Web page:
Famed designer steps into the ‘Arena’ of fashion

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Famed designer steps into the ‘Arena’ of fashion

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Karim Rashid may be a designer, but he was welcomed to Seoul like a rock star: A crowd of the young and the hip chowed down on sushi, olives and downed champagne at his March 7 launching party for Rashid’s new line of Arena swimsuit wear.
The launching party for the world-renowned designer’s new swimsuit line was an invitation-only event, organized by a local firm GD International, at the swank Te Home shop in Apgujeong-dong.
Te Home houses the “Karim Rashid Shop” where select items from Rashid’s vast collection of sleek clothing and home items are on sale until Friday. After Friday, the items will still be available online at GD International’s Kobalt Shop or on location at their Sinsa-dong store.
Born in Cairo to an Egyptian and an English parent, Rashid currently works in New York City and trots around the globe, showing off his 2,000 products, all innovatively designed ― be it a computer mouse, a restaurant, a pair of sunglasses or a graphics package.
One familiar design on display at Te Home was Rashid’s 1996 design for a plastic waste bin, more than $2 million worth of which have been sold since its introduction. Compared to the simple lines of the waste bin, Rashid’s ice bucket and tongs are far more eye-catching. Its blue lid sits on a metallic base in a way that is both artistic and functional, as it creates the perfectly icy but transformative feeling. It almost appears to be some sort of outer-space blender, but it’s a totally new take on an old concept. The bucket is not just functional ― it seems to radiate energy and enhances the overall aesthetic harmony of any room.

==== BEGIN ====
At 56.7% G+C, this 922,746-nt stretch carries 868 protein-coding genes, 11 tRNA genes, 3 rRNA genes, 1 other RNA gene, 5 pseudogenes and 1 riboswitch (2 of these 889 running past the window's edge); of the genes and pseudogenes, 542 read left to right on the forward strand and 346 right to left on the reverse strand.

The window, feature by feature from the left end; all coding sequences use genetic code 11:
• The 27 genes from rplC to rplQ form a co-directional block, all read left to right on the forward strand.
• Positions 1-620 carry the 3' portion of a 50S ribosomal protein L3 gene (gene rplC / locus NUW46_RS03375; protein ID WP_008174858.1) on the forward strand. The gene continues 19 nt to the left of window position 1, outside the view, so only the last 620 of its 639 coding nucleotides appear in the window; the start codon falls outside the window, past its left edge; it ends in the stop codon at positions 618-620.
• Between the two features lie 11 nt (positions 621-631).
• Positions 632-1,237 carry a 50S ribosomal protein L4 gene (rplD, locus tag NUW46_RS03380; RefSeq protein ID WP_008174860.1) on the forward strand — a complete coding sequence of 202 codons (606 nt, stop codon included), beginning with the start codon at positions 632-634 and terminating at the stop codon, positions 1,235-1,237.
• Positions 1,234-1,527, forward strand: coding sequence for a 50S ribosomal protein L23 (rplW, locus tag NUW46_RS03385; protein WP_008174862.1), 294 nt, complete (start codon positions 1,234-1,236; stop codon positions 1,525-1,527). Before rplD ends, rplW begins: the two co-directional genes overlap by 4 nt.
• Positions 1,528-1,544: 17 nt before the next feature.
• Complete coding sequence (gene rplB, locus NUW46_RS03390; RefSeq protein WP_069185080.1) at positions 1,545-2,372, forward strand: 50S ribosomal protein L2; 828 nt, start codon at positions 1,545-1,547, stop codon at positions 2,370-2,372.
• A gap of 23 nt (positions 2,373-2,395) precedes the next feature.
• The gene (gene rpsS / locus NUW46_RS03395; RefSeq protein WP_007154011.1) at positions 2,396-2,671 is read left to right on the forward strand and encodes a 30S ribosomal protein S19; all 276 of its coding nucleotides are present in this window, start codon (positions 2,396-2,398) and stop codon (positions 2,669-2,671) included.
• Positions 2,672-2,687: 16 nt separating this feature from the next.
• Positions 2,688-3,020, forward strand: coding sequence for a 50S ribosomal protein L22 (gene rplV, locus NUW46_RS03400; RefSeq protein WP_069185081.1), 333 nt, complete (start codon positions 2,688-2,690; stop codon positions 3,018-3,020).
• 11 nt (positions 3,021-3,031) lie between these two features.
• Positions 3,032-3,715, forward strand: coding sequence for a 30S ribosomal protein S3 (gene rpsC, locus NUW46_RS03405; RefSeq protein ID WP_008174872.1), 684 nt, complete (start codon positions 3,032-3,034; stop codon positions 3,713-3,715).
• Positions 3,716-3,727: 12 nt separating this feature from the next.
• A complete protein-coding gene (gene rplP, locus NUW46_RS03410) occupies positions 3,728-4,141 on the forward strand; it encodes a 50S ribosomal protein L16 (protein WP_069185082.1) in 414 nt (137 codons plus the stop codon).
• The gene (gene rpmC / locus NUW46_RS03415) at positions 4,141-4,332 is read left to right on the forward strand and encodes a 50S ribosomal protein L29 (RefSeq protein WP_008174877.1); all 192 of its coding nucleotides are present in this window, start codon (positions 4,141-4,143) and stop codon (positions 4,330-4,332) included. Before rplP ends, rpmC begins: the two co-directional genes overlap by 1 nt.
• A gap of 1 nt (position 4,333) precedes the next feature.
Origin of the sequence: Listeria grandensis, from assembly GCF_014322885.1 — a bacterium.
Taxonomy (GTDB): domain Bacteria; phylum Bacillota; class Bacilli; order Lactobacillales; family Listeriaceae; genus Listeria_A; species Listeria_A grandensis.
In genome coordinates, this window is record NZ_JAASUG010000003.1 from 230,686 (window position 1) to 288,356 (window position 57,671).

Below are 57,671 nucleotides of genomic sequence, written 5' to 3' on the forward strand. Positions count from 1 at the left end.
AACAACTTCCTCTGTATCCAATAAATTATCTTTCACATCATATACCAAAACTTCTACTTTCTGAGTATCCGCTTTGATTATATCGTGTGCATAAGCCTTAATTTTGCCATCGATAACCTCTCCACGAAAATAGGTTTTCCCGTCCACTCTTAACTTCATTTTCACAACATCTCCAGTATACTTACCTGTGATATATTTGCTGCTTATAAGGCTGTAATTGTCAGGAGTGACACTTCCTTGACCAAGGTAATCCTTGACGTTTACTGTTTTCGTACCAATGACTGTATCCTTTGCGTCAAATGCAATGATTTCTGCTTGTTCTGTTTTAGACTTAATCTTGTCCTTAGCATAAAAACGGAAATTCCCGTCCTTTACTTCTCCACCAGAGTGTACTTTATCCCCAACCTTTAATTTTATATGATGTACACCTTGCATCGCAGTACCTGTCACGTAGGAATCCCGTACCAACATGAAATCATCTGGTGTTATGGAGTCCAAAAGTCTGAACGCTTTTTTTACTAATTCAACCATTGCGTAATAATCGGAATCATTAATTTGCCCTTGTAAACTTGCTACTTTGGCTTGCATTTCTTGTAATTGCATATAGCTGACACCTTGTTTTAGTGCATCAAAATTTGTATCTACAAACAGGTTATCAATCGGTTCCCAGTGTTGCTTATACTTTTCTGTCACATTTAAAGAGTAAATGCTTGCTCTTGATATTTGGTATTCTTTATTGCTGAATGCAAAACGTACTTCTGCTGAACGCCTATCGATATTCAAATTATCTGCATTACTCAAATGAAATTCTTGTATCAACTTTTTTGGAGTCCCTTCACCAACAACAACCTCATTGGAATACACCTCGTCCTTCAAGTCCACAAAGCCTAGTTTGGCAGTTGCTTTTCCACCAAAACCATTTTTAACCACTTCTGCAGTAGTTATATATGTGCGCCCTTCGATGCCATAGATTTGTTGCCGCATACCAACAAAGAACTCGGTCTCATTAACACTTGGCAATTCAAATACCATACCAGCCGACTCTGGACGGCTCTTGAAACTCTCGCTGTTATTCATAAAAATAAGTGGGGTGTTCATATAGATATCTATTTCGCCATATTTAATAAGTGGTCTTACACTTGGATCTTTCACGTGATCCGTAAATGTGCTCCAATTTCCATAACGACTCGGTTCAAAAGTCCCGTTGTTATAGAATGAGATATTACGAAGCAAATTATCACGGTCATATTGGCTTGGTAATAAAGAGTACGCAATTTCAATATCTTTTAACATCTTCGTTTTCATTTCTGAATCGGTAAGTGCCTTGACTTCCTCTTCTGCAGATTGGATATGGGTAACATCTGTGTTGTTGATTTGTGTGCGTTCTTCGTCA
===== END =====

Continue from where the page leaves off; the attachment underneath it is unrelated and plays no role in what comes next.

Rashid explained that he first became familiar with Korea and its culture from several of the Korean designers employed at his New York office. He called Korean designers “really top-notch.”
“I’ve learned that Koreans, like the Japanese, have a deep appreciation and sophistication for quality design and that was one of the things that attracted me to Korea,” he said. “It’s still hard to find a similar level of design in other Asian countries, like China.”
Rashid emphasizes a total environmental approach to design. He also said that after finishing a project, he creates a design representing the countries where the project was completed and gets that image tattooed on his body. For his project with Arena, he plans to use a design he already has for the English word “Soul.” He said that he thinks the tattoo design fits well for the city and will make only slight adjustments to it before he goes under the needle.
In reference to his more recent work with hotels and restaurants, Rashid commented on W Seoul, which he called a design success.
“But the 30- to 45-minute taxi ride every time you want to head out is a major inconvenience,” he said. “Seoul needs to have a small first-class boutique hotel located in a more central part of the city, like Cheongdam-dong or Apgujeong-dong. It would be great to be able to work on design for that kind of project.”
When asked about any future projects he would like to do in Korea, Rashid answered quickly, “I would love to totally redesign Korean Air’s logo and brand image.” Asked what Korean companies have caught his attention, he said he could imaging himself doing attractive projects with Samsung and LG Electronics, citing their reputation as leaders in the electronics industry.
Rashid explained that it is difficult to pinpoint any specifics on future projects in Korea because it is still difficult to acquire information and keep in contact with many Korean manufacturers.
It was Rashid’s second trip to Seoul; he visited here two years ago for a furniture fair and to participate in a housing showcase.


by Brett Stewart
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